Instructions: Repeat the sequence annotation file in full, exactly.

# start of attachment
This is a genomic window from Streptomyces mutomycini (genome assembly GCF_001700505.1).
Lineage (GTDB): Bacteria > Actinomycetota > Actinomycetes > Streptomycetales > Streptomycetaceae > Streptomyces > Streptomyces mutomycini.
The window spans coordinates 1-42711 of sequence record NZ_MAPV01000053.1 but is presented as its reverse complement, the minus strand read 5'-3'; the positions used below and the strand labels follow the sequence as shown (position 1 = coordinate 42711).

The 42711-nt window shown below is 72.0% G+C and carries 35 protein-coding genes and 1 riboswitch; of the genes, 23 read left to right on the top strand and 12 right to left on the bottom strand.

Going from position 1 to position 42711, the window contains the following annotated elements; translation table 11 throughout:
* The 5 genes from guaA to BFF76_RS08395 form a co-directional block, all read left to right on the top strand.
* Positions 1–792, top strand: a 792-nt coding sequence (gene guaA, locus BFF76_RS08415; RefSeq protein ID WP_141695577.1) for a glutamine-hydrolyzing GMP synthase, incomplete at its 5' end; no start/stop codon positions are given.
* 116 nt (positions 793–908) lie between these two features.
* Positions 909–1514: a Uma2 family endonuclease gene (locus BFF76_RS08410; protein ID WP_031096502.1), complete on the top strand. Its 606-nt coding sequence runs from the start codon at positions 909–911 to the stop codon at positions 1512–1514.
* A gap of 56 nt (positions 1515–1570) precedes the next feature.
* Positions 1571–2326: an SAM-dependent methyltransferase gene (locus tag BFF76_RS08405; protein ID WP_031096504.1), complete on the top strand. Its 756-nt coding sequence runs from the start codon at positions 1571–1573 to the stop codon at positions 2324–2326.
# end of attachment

This is a genomic window from Streptomyces mutomycini (genome assembly GCF_001700505.1).
Lineage (GTDB): Bacteria > Actinomycetota > Actinomycetes > Streptomycetales > Streptomycetaceae > Streptomyces > Streptomyces mutomycini.
The window spans coordinates 1-42711 of sequence record NZ_MAPV01000053.1 but is presented as its reverse complement, the minus strand read 5'-3'; the positions used below and the strand labels follow the sequence as shown (position 1 = coordinate 42711).

The 42711-nt window shown below is 72.0% G+C and carries 35 protein-coding genes and 1 riboswitch; of the genes, 23 read left to right on the top strand and 12 right to left on the bottom strand.

Going from position 1 to position 42711, the window contains the following annotated elements; translation table 11 throughout:
* The 5 genes from guaA to BFF76_RS08395 form a co-directional block, all read left to right on the top strand.
* Positions 1–792, top strand: a 792-nt coding sequence (gene guaA, locus BFF76_RS08415; RefSeq protein ID WP_141695577.1) for a glutamine-hydrolyzing GMP synthase, incomplete at its 5' end; no start/stop codon positions are given.
* 116 nt (positions 793–908) lie between these two features.
* Positions 909–1514: a Uma2 family endonuclease gene (locus BFF76_RS08410; protein ID WP_031096502.1), complete on the top strand. Its 606-nt coding sequence runs from the start codon at positions 909–911 to the stop codon at positions 1512–1514.
* A gap of 56 nt (positions 1515–1570) precedes the next feature.
* Positions 1571–2326: an SAM-dependent methyltransferase gene (locus tag BFF76_RS08405; protein ID WP_031096504.1), complete on the top strand. Its 756-nt coding sequence runs from the start codon at positions 1571–1573 to the stop codon at positions 2324–2326.